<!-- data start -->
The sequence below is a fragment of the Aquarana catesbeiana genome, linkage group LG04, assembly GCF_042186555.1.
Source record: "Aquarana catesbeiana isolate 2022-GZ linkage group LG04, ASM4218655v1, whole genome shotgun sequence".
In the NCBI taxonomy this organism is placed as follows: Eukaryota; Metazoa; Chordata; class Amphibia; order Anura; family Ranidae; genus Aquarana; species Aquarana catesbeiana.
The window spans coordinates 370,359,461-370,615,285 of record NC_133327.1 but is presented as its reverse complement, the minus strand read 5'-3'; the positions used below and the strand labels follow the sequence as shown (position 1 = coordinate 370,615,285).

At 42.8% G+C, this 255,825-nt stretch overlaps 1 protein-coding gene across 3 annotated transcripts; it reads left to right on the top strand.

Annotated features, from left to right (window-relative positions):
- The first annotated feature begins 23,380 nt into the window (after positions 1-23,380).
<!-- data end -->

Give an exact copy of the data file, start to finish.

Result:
The sequence below is a fragment of the Aquarana catesbeiana genome, linkage group LG04, assembly GCF_042186555.1.
Source record: "Aquarana catesbeiana isolate 2022-GZ linkage group LG04, ASM4218655v1, whole genome shotgun sequence".
In the NCBI taxonomy this organism is placed as follows: Eukaryota; Metazoa; Chordata; class Amphibia; order Anura; family Ranidae; genus Aquarana; species Aquarana catesbeiana.
The window spans coordinates 370,359,461-370,615,285 of record NC_133327.1 but is presented as its reverse complement, the minus strand read 5'-3'; the positions used below and the strand labels follow the sequence as shown (position 1 = coordinate 370,615,285).

At 42.8% G+C, this 255,825-nt stretch overlaps 1 protein-coding gene across 3 annotated transcripts; it reads left to right on the top strand.

Annotated features, from left to right (window-relative positions):
- The first annotated feature begins 23,380 nt into the window (after positions 1-23,380).